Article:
Green measures blocked by top EU official

José Manuel Barroso’s top official, Catherine Day, is pressuring environment commissioner Janez Potočnik to delay bringing forward new proposals in a number of areas. Apparently Ms Day believes that the commission’s work should currently be focussed on “growth and the euro”. She and Barroso must be of the puzzingly illogical opinion that one can have an economy focusing on “growth and the euro”, without paying attention to the degradation of the natural environment which supports it. Whether or not you agree that growth is desirable this just doesn’t make sense: It’s like saying “I’m not going to sort my cardiac problems as it’s much more important for me to run in the upcoming marathon”.

By Regina Schneider, Head of Communications and  Enforcement co-ordinator of the European Environment Bureau (EEB).

José Manuel Barroso’s top official is pressuring environment commissioner Janez Potočnik to delay bringing forward new proposals in a number of areas, ENDS has learned.
The head of the EU civil service, commission secretary general Catherine Day, has blocked a legislative proposal to cut the use of plastic bags.
Mr Potočnik will next week only be able to bring forward a green paper on plastic waste but no specific proposals on plastic bags, which are non-biodegradable and often end up in waterways and in the sea.
Ms Day is also behind the delayed publication of a long-promised green paper on the sustainable management of phosphorous.
In addition, she wants the commissioner to postpone proposals on green infrastructure, moving “beyond GDP” as an economic indicator and environmental inspections, a commission official said.
The disagreement centres on Ms Day’s belief that the commission’s work should currently be focussed on “growth and the euro”, he explained.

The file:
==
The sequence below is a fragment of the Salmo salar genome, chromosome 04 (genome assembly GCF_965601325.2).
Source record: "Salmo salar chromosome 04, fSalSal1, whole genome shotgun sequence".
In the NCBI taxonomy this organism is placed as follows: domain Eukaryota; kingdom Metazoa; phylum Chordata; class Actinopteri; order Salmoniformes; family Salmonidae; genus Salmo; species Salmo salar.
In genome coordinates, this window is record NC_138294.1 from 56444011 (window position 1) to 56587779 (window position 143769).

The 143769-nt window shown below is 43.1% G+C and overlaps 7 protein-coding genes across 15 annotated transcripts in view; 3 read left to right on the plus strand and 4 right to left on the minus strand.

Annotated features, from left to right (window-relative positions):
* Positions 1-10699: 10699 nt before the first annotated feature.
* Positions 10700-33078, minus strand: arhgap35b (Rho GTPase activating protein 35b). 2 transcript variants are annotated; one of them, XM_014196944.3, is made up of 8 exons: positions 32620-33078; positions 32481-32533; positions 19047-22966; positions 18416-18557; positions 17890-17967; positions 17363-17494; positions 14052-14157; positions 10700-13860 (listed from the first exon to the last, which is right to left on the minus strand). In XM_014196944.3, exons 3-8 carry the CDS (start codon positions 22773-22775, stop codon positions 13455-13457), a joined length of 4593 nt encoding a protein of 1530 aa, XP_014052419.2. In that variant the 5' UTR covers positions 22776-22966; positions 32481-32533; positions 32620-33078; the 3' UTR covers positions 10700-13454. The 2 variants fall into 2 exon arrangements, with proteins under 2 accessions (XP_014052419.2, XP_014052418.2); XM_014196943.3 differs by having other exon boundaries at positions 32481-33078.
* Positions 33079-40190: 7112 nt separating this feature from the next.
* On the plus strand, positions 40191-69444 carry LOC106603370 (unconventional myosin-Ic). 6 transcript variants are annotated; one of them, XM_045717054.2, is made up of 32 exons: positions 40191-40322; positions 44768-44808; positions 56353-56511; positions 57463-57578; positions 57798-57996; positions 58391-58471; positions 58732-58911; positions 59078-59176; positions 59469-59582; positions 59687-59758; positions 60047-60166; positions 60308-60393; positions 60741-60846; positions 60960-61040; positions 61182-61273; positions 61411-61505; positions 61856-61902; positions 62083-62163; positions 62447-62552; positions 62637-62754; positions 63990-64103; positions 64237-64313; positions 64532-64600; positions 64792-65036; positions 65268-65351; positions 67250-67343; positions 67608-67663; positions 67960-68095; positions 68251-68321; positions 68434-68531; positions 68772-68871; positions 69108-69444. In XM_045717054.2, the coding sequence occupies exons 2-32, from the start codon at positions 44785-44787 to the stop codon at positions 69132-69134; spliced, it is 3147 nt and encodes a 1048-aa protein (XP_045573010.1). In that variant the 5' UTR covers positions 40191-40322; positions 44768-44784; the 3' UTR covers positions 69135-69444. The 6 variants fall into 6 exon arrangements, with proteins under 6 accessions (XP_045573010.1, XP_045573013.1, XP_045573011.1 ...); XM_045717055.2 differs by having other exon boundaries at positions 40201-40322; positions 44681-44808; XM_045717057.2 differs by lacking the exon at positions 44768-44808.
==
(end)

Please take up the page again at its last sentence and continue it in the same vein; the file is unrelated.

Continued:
“The focus is on the economy and jobs. Other things can wait,” the official said, adding that the problem is not unique to environmental issues.
The secretary general can effectively block proposals from any branch of the commission by preventing them from being put to inter-service consultation.
MEPs are increasingly concerned about the high number of environmental proposals promised in the commission work programmes for 2011 and 2012 and in the periodic rolling programmes that remain unpublished.
The chair of the European Parliament’s environment committee, German MEP Matthias Groote, has written to both Mr Barroso and Mr Potočnik to warn that these “substantial delays” could make it impossible for any of the proposals to be finalised during the current parliamentary term, which expires in June 2014.
Mr Potočnik replied that he was “committed to improving [the] body of legislation, but particularly to ensuring that it is fully and properly implemented”.
Speaking at the environment committee earlier this week, he confirmed that the commission was working on proposals on invasive species and endrocine disrupters. Mr Barroso has not yet replied to the letter.
Dutch MEP Gerben-Jan Gerbrandy of the liberal ALDE group said many in Brussels were unconvinced by the arguments coming from top EU officials that this is not a good time for new environmental measures. Stronger environment policies are “especially needed now, when we are trying to refocus our economy”, he said.
A spokesman said the commission is “often obliged to prioritise between the many proposals made by all of the directorates-general”, adding that “the treatment of some dossiers can therefore sometimes be delayed”.
“As with any policy area, there will always be some who regard action [on environment] as not being fast enough.
However, before they can be adopted by the commission many proposals need to be subject to an impact assessment and inter-service consultation. This can be a complex process and requires time,” the spokesman said.
Ms Day, sometimes described as the most powerful woman in Brussels, was appointed to the EU civil service’s top job in 2005 after almost four years at the head of DG Environment, the commission’s environment department.

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